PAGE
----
H is for Hawk was a much talked about book during the latter part of 2014, the more reviews I saw for it the more I wanted to read it myself. Winner of the Samuel Johnson prize for non-fiction, H is for Hawk is a wonderful blend of biography and natural history. It is also a poignantly written memoir of grief and the painful clawing back to the surface of reality that comes after a loss of a loved one.
“Sometimes when light dawns it simply illuminates how dismal circumstances have become. Every morning I wake at five and have thirty seconds’ lead-time before despair crashes in. I don’t dream of my father anymore; I don’t dream of people at all. I walk over winter sandflats, past storm-pools of fog-reflecting water packed with migrant birds stranded by the weather, unable to fly south for winter. Sometimes I dream I am climbing trees that crack and fall, or sailing tiny boats that overturn in frozen seas. They are pathetic dreams. I don’t need an analyst to explain them. I know now that I’m not trusting anyone or anything anymore. And that it is hard to live for long periods without trusting anyone or anything. It’s like living without sleep; eventually it will kill you.”
The loss of a parent, no matter what age you are, and where you are in your life, is like having the rug pulled from beneath you, you struggle to adjust to the world as it is now. Helen Macdonald’s grief is tangible throughout her writing, making this a beautifully personal account. The writing is quite glorious, a real celebration of the English countryside and the ancient and noble art of falconry. Falconry has very much been a man’s recreation, originally existing within a world of privilege, tied up with hunting, war and ultimately death.
When Helen Macdonald’s beloved, photo-journalist father died unexpectedly, her grief knocks her sideways. Having been a professional falconer, Helen becomes obsessed with the idea of training a goshawk. Goshawks are different to other birds of prey, trickier, wilder creatures’ altogether. Shortly after her father’s death, Helen finds herself handing over an envelope of £800 to a stranger on a Scottish quayside for a female goshawk, Helen later calls Mabel.
Back in her college house in Cambridge, Helen fills the freezer full of Hawk food, spreads an oil cloth on the floor, unplugs the phone and asks friends not to call, and gets down to the very delicate business of training a goshawk. Over the coming weeks and months, there are highs and lows, tears and doubts – but bit by bit Mabel begins to respond to Helen’s intelligent, tender and knowledgeable handling. During this process, Helen becomes a little wild, and untamed herself, even taking on some of the behaviours of her hawk. In training Mabel Helen learns more about goshawks than she ever knew and begins, and having been taken apart by her grief, slowly starts to rebuild herself.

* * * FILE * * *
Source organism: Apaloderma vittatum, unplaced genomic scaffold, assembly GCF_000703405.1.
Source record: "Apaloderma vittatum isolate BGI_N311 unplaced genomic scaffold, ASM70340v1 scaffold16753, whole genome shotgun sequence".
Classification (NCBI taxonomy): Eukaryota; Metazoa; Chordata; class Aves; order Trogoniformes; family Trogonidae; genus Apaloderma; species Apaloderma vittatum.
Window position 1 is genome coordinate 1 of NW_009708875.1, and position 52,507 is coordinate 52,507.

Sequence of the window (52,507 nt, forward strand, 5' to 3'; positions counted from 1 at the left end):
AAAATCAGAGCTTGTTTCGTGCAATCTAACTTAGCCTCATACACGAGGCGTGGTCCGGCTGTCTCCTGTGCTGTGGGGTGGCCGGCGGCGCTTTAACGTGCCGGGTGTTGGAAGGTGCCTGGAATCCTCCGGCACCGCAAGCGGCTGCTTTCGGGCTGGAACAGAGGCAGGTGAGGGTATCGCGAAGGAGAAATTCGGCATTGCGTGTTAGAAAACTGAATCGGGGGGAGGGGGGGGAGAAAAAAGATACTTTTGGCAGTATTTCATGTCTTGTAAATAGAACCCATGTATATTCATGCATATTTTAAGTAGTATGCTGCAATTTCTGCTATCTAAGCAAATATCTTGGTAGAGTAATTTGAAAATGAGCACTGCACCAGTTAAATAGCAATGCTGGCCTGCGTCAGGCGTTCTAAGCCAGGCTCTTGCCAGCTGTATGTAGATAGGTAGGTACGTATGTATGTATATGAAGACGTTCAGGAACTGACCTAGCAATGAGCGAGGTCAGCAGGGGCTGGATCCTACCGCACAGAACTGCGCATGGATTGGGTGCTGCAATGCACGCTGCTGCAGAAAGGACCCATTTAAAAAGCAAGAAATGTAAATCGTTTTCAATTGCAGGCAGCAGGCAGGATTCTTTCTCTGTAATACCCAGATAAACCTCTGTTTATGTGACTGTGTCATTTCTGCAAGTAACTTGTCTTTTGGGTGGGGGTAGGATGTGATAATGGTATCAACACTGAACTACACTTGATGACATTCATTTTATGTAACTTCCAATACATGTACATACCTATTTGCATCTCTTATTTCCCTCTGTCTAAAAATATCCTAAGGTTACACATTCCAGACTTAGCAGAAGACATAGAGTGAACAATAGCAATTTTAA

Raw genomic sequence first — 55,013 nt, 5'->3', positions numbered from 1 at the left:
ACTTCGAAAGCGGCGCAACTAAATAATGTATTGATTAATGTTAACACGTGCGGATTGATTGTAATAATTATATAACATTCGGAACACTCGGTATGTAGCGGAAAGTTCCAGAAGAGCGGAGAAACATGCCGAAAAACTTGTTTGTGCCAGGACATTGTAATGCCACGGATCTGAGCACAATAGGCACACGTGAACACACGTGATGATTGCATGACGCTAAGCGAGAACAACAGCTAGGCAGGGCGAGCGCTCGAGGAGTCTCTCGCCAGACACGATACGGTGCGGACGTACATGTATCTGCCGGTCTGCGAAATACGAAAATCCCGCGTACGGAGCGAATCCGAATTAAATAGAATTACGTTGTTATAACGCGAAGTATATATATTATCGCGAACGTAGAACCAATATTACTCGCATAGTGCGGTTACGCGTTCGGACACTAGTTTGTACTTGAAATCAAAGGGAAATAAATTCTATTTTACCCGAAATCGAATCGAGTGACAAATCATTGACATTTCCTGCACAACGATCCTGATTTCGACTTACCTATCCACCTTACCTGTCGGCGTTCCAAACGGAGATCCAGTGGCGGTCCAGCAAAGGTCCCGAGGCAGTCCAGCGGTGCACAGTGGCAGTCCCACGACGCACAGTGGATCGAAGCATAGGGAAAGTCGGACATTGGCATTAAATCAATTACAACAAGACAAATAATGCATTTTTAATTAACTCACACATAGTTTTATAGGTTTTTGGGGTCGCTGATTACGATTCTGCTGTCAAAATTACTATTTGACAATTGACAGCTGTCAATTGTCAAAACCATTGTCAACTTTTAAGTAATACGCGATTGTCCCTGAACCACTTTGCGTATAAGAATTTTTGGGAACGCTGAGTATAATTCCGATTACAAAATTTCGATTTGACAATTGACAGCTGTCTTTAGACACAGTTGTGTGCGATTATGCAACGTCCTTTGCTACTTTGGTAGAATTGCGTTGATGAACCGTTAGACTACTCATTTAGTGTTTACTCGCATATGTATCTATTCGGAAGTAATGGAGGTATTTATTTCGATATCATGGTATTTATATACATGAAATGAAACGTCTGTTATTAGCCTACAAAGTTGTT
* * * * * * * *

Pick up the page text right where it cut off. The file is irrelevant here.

“I roll a magazine into a tube and peer at her through it as if it were a telescope. She ducks her head to look at me through the hole. She pushes her beak into it as far as it will go, biting the empty air inside. Putting my mouth to the side of my paper telescope I boom into it: “Hello Mabel.” She pulls her beak free. All the feathers on her forehead are raised. She shakes her tail rapidly from side to side and shivers with happiness.
An obscure shame grips me. I had a fixed idea of what a goshawk was, just as those Victorian falconers had, and it was not was not big enough to hold what goshawks are. No one had ever told me goshawks played.”
Interspersed with an account of the painstaking work of training a goshawk, juggling an academic career, preparing for her father’s memorial, and coping with her sometimes unbearable grief – is a touching biography of the novelist T H White. T H White, attempted to train a goshawk and published a book about it in 1951, he was primarily a fantasy novelist, a former school master and a lonely, tortured man, whose book The Goshawk, Helen had first read as a child. I found Helen Macdonald’s portrayal of T H White’s life immensely poignant. He was a tragically, damaged man, who didn’t have the same affinity with and understanding of his hawk, Gos. Now as she works to attune herself completely with her hawk, she begins to re-read The Goshawk, and in doing so gains a deeper understanding and sympathy for a man whose book had always puzzled her.
Challenges still lay ahead for Helen and Mabel, not least the delicate balance of flying free – judging it just right, the fear of losing her beautiful hawk a constant niggle in the back of her mind. In the midst of this, Helen’s academic post comes to an end, requiring her to leave the college house she loves. Helen and Mabel become a familiar sight in Cambridge when Helen has to familiarise Mabel with the everyday noises of Cambridge suburbs.
This is an utterly wonderful book, everyone should read it. I am not a big reader of non-fiction, 2014 was especially low on non-fiction reads, but H is for Hawk, which was my penultimate book for the year was simply outstanding.